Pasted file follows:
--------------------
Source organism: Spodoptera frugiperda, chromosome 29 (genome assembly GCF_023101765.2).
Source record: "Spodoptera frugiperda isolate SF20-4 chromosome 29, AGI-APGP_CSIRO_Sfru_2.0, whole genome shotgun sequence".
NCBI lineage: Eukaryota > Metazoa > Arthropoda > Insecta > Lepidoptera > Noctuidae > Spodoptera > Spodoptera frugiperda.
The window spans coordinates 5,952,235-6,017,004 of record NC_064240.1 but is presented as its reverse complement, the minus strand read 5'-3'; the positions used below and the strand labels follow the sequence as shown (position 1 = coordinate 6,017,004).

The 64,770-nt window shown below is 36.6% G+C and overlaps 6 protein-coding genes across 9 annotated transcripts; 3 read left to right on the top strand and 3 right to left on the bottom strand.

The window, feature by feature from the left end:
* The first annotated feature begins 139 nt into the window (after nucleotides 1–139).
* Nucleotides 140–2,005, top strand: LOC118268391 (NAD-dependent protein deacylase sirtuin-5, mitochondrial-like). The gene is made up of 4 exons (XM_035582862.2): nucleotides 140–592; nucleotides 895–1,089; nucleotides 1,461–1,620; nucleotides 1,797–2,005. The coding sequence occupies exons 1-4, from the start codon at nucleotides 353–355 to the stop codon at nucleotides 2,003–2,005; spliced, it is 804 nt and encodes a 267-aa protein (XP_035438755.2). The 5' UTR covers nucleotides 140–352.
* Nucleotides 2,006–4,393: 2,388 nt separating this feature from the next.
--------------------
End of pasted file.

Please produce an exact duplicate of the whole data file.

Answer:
Source organism: Spodoptera frugiperda, chromosome 29 (genome assembly GCF_023101765.2).
Source record: "Spodoptera frugiperda isolate SF20-4 chromosome 29, AGI-APGP_CSIRO_Sfru_2.0, whole genome shotgun sequence".
NCBI lineage: Eukaryota > Metazoa > Arthropoda > Insecta > Lepidoptera > Noctuidae > Spodoptera > Spodoptera frugiperda.
The window spans coordinates 5,952,235-6,017,004 of record NC_064240.1 but is presented as its reverse complement, the minus strand read 5'-3'; the positions used below and the strand labels follow the sequence as shown (position 1 = coordinate 6,017,004).

The 64,770-nt window shown below is 36.6% G+C and overlaps 6 protein-coding genes across 9 annotated transcripts; 3 read left to right on the top strand and 3 right to left on the bottom strand.

The window, feature by feature from the left end:
* The first annotated feature begins 139 nt into the window (after nucleotides 1–139).
* Nucleotides 140–2,005, top strand: LOC118268391 (NAD-dependent protein deacylase sirtuin-5, mitochondrial-like). The gene is made up of 4 exons (XM_035582862.2): nucleotides 140–592; nucleotides 895–1,089; nucleotides 1,461–1,620; nucleotides 1,797–2,005. The coding sequence occupies exons 1-4, from the start codon at nucleotides 353–355 to the stop codon at nucleotides 2,003–2,005; spliced, it is 804 nt and encodes a 267-aa protein (XP_035438755.2). The 5' UTR covers nucleotides 140–352.
* Nucleotides 2,006–4,393: 2,388 nt separating this feature from the next.